Aaron Barrett, 32, and a 2010 ninth Round pick by the Nationals, re-signed with Washington on a minor league deal, according to multiple reports on Thursday, a few weeks after he’d cleared waivers and opted to become a free agent.
Barrett, of course, returned to the majors in 2019, four years after Tommy John surgery, and three years after fracturing his right elbow throwing a pitch off the mound while rehabbing, but he spent the majority of the past summer at the club’s Alternate Training Site in Virginia, before he was called back up to the majors in mid-September.
“He’s been here before,” manager Davey Martinez said after Barrett returned to the bullpen in the nation’s capital. “He’s a veteran guy, he’s throwing the ball well down there, so he was the guy we chose. I like that he understands what we’re trying to do here, and I know he can help us, especially against right-handed hitters. So, we chose Aaron, I love him, he brings a lot of energy, he’s a great guy, great teammates, so happy that he’s back.”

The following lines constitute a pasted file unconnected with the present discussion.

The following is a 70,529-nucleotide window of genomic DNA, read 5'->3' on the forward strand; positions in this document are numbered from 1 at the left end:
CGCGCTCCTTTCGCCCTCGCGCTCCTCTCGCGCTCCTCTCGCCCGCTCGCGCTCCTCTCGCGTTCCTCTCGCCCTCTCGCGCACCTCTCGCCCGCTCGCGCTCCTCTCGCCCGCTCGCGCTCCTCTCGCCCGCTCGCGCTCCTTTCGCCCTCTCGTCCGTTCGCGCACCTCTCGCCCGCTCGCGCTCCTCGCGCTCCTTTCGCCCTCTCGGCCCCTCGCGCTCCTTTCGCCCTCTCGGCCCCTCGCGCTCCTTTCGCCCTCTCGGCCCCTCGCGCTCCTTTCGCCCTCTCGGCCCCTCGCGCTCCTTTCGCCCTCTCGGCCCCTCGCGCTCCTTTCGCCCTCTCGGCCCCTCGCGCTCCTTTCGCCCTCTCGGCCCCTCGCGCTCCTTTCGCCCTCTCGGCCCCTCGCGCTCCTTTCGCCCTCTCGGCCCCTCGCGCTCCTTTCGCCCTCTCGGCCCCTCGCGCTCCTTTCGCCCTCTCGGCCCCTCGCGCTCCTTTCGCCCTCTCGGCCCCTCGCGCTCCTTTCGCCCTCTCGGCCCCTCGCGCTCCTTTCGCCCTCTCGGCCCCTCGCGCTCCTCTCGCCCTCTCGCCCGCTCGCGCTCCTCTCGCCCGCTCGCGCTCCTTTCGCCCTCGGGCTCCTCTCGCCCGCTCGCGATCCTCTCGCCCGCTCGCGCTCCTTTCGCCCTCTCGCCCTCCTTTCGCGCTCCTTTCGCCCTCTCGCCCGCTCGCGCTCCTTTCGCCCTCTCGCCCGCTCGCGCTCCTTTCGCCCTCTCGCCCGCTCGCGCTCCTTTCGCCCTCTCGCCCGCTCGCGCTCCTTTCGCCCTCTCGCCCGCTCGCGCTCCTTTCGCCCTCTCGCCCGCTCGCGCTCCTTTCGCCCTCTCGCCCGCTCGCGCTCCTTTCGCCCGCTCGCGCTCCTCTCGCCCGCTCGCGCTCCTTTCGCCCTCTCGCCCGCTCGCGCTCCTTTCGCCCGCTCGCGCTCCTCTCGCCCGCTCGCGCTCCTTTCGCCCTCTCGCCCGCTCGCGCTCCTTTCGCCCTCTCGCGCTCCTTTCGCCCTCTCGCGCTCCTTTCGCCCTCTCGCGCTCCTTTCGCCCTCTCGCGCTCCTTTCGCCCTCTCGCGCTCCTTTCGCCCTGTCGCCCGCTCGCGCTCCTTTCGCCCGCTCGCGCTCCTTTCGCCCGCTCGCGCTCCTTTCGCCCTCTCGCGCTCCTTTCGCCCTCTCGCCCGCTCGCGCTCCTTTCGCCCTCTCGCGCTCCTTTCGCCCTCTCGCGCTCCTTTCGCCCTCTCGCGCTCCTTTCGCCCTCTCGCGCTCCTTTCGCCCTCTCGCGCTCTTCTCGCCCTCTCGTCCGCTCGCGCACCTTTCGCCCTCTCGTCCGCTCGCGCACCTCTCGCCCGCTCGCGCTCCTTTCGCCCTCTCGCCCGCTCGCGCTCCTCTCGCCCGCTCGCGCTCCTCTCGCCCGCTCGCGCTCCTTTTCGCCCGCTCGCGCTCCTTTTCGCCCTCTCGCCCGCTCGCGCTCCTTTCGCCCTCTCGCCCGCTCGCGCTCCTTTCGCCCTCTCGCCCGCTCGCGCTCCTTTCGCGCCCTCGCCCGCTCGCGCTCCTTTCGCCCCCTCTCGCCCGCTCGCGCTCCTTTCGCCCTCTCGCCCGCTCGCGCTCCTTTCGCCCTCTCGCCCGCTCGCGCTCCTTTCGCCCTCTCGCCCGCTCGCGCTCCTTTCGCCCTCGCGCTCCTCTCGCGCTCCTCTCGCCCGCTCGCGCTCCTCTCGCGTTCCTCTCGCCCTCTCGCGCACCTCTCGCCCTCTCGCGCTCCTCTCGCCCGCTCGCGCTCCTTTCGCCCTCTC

Barrett made just two appearances in the majors, however, before he was lifted during his second outing with what was later diagnosed as a triceps strain.
“He wanted to stay in the game, and I couldn’t be able to live with myself if I left him in the game,” manager Davey Martinez said that night. “We wanted to be smart, took him out.”
Barrett didn’t have time to return to the mound in the majors with the injury coming as it did shortly before the end of the regular season, and the Nationals didn’t make it to the playoffs.
This is the third time Barrett has briefly left the organization, and then returned to the only team he’s known as a professional.
Barrett told The Athletic’s Britt Ghiroli yesterday that he’s looking forward to being another pitcher at Spring Training after all the time dealing with injuries over the last few seasons, telling the reporter he was, “looking forward to being that normal guy, normal pitcher this spring ... [t]hat guy who could go every day if you need me to.”
He also revealed, in The Athletic story, that film director Jeff Unay, whose credits include visual effects work on movies like The Lovely Bones, Avatar, and King Kong as well as the documentary The Cage Fighter (2017) which he directed, will be making a documentary film about Barrett.
In addition to the veteran reliever, infielders Adrian Sánchez and Brandon Snyder signed on to return to the organization on Thursday on minor league deals with invitations to Spring Training.